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Tuesday, August 09, 2005

Noe Excuses - California Pol Won't Return Contribution From Stolen Public Funds

As James Drew and Steve Eder of the Toledo Blade report, recently released financial records show that scandal-ridden Ohio coin dealer and major political contributor Tom Noe used the same entity - Tom Noe, Inc. - to contribute $10,000 to Governor Schwarzenegger's California Recovery Team as he did to steal millions (allegedly) from the people of Ohio. As the story says, back in June, we suggested the strong likelihood that the $10,000 was stolen from the people of Ohio. After chief Schwarzenegger fundraiser Marty Wilson initially refused to return the tainted cash, the Guv agreed to return the $10,000.

The same cannot be said for California Board of Equalization (CBE) Member and candidate for California Treasurer Claude Parrish, who continues to refuse to return the $5,000 he received from Tom Noe in 2003 despite overwhelming evidence that the contribution he received came from public funds stolen from the people of Ohio. Parrish says he will return the cash only if Noe is convicted.

As a member of the CBE, Parrish is in a position to affect which businesses pay sales tax for various activities. Parrish has received at least $19,279 since 2003 from contributors clearly aligned with the coin dealing industry, which received a since-repealed tax exemption in Ohio on exchanges dealing with investment grade coins. In 2004, Parrish weighed in against AB1178, a bill vigorously opposed by the California Coin and Bullion Merchants Association.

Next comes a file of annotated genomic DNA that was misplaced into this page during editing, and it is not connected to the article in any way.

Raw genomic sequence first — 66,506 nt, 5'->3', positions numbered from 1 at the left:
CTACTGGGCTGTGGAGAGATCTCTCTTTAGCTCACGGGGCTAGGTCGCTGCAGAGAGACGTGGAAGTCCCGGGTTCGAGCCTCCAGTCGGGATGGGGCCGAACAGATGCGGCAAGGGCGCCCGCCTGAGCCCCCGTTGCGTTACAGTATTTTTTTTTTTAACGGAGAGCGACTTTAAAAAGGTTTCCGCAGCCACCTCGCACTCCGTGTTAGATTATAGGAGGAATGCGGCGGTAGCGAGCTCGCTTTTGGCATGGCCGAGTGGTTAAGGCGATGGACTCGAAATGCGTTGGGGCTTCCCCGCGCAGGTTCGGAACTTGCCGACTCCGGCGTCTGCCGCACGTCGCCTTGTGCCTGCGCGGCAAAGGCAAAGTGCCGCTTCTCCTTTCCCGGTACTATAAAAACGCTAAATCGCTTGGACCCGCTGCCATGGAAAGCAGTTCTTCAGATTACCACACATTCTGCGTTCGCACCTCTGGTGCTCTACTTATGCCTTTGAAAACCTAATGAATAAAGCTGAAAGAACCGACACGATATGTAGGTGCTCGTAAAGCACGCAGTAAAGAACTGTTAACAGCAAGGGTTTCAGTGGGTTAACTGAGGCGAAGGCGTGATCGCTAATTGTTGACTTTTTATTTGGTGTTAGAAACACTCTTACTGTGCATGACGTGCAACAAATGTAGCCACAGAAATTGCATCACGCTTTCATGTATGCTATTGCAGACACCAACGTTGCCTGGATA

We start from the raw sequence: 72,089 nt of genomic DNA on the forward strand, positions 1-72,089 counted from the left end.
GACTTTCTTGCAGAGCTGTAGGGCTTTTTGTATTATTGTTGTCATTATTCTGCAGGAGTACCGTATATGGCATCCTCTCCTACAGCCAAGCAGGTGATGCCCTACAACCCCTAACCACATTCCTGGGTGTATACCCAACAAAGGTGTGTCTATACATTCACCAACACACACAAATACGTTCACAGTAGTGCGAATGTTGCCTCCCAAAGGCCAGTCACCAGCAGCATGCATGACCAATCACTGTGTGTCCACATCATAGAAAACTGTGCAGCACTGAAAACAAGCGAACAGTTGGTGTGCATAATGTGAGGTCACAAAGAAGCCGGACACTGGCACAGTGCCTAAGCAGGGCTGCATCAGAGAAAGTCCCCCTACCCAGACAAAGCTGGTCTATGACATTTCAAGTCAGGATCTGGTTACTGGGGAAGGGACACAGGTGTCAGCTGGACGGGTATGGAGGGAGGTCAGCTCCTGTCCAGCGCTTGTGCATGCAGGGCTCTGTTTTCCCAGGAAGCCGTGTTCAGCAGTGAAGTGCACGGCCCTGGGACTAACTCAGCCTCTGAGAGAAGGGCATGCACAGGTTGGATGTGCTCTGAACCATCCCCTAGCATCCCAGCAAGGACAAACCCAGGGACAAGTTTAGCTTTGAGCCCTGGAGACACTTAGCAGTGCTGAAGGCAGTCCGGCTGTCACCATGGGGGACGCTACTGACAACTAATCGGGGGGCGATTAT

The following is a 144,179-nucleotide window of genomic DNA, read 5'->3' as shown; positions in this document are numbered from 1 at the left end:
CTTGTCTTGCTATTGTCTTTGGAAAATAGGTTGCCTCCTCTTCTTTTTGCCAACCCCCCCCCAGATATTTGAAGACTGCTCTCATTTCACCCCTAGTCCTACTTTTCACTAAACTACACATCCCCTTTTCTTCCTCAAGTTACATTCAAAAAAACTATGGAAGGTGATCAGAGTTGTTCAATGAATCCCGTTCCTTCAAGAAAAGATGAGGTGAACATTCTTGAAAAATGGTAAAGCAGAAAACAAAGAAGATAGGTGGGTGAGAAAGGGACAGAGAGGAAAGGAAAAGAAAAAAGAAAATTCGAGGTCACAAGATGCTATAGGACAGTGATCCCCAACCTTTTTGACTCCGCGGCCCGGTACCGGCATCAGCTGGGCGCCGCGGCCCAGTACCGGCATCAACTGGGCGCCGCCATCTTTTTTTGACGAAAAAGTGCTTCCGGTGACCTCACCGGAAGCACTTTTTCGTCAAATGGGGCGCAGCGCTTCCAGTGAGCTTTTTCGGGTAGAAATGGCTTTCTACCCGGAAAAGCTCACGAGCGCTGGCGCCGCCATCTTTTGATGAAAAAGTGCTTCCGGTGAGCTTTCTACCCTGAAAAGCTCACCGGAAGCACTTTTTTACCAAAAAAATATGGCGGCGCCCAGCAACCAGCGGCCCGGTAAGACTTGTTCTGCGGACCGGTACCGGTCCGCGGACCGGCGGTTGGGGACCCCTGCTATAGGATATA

Parrish's coziness with the coin industry aside, it is somewhat perplexing how a person who is running for state treasurer can be so cavalier towards the outright theft of public funds, especially when a chunk of those funds ended up in that person's campaign account. But, this is the standard of ethics that many politicians use when it comes to raising cash: if it's green and gets me elected, who cares where it comes from.

Governor Schwarzenegger recently returned another contribution last week when the Associated Press reported that the Governor had taken $50,000 from a casino company, an industry he had promised not to accept cash from. The Governor's team didn't vet the contribution to see whether it met the Governor's standard - the AP did.

Current California Treasurer and gubernatorial candidate Phil Angelides has accepted more than $20,000 from the campaign committee of former Senator Robert Torricelli, who was forced to withdraw from the 2002 Senate race only weeks before the election due to federal and Senate investigations into his campaign committee's fundraising.

And now there's Parrish.

One thing is clear: we have a system that places too much emphasis on a candidate's campaign coffers and not enough on their ideas. Lower contribution limits, public financing, spending limits, and free broadcast airtime for qualified candidates would all help to refocus elections in this country on issues rather than money. While it is unclear whether the ethics of any of these candidates would benefit from these measures, it is clear that the rest of us - and our say in government - would.

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